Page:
From the moment Steve Smith Sr. was helped off the field, his arms draped over the shoulders of two athletic trainers and a towel over his face, there was a strong confidence within the organization that the veteran wide receiver’s playing days weren’t over.
Smith took to his Twitter account Wednesday to confirm what everybody had long suspected: he is rehabbing his Achilles with the intention of coming back with the Ravens to play in his 16th NFL season.
“Obviously anybody who bleeds black and purple is excited,” Ravens rush linebacker Elvis Dumervil said.
In what he called a “declaration of intention,” Smith vowed to “do what I love, enjoying quality time with my family; defy the odds, restoring my body to its optimal condition; [and] make a comeback, returning to the Baltimore Ravens ready to play football in 2016.”
The fiery Smith, who will turn 37 in May, punctuated the message by writing; “Let’s give em’ hell.”
His announcement comes more than four months after he said that the 2015 campaign would be his last and about eight weeks after he blew out his Achilles after catching a pass in a Nov. 1 victory over the San Diego Chargers. Smith had surgery and has begun the rehabilitation process, which he hopes will have him ready for the start of next season.
“I'm not surprised at all. He's not the type of guy to go out like that,” Ravens left tackle Kelechi Osemele said. “Obviously, we can't wait to have him back. I know he's going to come back in the best shape of his life and he's going to dominate because that's just the type of person he is.”
Smith’s announcement didn’t come as a surprise to many of the Ravens. In fact, the wide receiver had already told several teammates, including wide receiver Kamar Aiken and cornerback Jimmy Smith, that he was planning to return next year and play out the final year of the three-year, $10.5 million contract that he signed with the Ravens in March 2014 after he was let go by the Carolina Panthers.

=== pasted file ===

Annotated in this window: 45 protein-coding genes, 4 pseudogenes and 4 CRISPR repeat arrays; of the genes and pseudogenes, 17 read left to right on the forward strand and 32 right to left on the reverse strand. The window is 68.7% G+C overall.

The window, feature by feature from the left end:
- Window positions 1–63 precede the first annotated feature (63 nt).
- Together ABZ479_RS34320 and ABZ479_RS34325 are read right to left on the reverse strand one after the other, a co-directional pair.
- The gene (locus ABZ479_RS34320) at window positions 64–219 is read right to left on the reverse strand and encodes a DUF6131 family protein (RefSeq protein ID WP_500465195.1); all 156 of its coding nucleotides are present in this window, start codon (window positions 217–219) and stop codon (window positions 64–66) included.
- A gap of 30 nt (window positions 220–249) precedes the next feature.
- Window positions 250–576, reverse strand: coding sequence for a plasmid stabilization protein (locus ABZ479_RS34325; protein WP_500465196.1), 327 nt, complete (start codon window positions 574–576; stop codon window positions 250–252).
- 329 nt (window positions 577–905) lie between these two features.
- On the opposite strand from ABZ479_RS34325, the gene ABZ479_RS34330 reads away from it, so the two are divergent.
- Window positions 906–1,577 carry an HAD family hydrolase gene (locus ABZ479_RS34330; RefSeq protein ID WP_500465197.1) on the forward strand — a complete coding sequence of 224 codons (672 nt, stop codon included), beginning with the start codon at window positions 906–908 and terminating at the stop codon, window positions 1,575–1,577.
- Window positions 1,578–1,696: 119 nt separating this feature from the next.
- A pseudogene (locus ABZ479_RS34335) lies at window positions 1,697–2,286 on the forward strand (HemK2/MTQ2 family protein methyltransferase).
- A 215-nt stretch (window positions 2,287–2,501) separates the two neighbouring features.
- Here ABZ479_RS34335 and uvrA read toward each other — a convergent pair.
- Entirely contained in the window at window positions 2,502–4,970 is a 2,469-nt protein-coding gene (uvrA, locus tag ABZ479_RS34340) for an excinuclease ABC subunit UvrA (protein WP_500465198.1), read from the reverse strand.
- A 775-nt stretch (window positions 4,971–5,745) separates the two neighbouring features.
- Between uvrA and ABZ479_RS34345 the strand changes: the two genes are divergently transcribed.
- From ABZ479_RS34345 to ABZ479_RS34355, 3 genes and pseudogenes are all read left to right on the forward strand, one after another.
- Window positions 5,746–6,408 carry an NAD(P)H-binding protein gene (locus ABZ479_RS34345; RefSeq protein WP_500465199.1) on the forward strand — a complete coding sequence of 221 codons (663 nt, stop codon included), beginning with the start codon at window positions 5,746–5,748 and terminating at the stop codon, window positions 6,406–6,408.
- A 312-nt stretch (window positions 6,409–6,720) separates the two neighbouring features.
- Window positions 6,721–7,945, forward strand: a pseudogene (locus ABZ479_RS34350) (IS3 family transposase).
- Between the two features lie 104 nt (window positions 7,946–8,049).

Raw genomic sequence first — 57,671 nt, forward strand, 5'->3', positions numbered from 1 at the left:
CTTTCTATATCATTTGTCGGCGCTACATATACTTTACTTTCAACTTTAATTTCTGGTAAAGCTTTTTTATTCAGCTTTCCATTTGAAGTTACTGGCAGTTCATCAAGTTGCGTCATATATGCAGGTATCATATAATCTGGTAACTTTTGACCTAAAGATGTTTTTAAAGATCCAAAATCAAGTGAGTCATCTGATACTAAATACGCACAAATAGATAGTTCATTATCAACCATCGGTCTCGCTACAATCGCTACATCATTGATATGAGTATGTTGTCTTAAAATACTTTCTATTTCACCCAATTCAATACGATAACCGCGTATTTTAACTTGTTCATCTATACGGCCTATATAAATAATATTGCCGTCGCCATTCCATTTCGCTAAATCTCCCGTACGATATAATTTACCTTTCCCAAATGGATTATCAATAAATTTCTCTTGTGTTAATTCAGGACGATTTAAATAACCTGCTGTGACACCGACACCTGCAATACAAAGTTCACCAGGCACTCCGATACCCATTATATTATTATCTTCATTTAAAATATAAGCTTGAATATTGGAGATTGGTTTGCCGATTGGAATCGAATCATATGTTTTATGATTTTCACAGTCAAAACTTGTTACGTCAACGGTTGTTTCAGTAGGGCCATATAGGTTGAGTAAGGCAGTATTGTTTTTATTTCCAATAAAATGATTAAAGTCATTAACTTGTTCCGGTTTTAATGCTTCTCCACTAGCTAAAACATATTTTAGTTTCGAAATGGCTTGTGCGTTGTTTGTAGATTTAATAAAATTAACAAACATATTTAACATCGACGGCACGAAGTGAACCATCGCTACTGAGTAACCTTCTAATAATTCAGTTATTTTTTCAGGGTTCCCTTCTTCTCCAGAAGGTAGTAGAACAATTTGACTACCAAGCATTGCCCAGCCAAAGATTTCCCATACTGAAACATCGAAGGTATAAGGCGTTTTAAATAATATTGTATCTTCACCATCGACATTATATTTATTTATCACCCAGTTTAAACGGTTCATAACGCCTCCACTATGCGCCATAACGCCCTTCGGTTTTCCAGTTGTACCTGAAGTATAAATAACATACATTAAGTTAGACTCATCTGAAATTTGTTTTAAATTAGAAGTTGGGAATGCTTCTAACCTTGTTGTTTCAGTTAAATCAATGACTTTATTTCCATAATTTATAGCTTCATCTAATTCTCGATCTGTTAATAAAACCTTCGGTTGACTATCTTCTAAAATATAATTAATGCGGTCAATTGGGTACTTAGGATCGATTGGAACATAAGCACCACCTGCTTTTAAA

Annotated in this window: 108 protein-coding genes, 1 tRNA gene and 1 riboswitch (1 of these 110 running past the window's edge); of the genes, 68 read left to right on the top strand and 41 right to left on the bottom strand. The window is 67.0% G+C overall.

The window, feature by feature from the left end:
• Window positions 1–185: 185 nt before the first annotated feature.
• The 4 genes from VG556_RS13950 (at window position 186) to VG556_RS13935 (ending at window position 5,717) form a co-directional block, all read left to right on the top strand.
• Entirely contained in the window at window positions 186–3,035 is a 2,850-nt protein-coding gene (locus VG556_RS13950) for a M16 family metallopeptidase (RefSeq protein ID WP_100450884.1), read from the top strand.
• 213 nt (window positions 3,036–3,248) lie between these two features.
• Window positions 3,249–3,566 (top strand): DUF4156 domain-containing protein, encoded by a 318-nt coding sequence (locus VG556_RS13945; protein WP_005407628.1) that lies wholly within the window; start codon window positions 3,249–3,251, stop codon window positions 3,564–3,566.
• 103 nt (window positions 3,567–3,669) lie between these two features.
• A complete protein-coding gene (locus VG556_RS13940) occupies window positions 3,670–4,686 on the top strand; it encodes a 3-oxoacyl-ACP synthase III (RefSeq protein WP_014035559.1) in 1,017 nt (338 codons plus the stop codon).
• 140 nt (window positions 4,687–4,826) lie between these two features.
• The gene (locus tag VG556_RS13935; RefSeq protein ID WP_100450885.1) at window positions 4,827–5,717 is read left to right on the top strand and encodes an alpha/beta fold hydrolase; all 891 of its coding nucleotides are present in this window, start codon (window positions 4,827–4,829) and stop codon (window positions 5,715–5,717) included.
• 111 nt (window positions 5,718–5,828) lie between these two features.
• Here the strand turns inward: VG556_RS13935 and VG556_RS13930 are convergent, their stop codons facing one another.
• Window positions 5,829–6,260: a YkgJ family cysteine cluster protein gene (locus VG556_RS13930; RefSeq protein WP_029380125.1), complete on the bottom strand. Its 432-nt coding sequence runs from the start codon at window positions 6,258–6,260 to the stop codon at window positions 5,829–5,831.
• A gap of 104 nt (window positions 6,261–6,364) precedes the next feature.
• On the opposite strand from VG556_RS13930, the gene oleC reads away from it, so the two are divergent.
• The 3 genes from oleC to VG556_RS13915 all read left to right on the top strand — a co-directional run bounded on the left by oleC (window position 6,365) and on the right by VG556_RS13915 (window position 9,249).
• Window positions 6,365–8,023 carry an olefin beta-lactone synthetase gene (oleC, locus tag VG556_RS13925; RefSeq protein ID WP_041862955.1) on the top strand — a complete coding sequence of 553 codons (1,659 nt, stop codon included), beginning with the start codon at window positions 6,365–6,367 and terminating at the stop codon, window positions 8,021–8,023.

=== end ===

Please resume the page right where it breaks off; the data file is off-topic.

“I didn’t think he was going to go out like that with the injury,” Aiken said. “I think it would have been different if he would have went out on his own terms, but not like that.”
Smith, a five-time Pro Bowl selection, was in the midst of another strong season when he was injured. Despite the fact that he played in just seven games this year, Smith is second on the team in receptions (46) and receiving yards (670) and he’s tied for third in touchdown receptions (third).
When he announced his pending retirement on Aug. 10, Smith said he wanted to depart the NFL while he was still healthy and playing at a high level. He cited a desire to spend more time with his family as the primary reason. Smith and his wife, Angie, have four kids and their oldest son, Peyton, will be a freshman soccer player at DePaul in the fall.
However, Smith said in his tweet that he had gotten the blessing from his friends and family to play another year.
“I have the most respect for Steve Smith, as a player and as a person. I love the guy,” Ravens right guard Marshal Yanda said. “Whatever he decides, I’m behind him. If he comes back, that’s huge for us. We all know what he brings as a player and as a teammate. That makes me happy. But either way, I respect his decision.”
Smith will return to the field ranked 11th all-time in receiving yards (13,932), and 15th in receptions (961). One more productive season would certainly enhance his Hall of Fame chances, though Smith has long said that’s not the reason why he’s still playing.
The timing of his announcement is big for the Ravens front office, which has several key decisions to make following the season. There is a lot of uncertainty at the receiver position as injuries have forced Smith, 2015 first-round NFL draft pick Breshad Perriman, Michael Campanaro and Darren Waller to miss all or much of the season.
Aiken has shined in their absence and Chris Matthews, Jeremy Butler, Daniel Brown and return man Kaelin Clay have received opportunities to play. However, the return of a healthy Smith, along with the possible addition of another wide receiver through free agency of the draft, would elevate the group.
“It’s big,” Aiken said. “I’ve talked to him a couple of times so I knew how he felt about it. We’re glad that he’s coming back. It’s another year to be able to sit back and soak in whatever he has to offer and whatever we can learn from him.”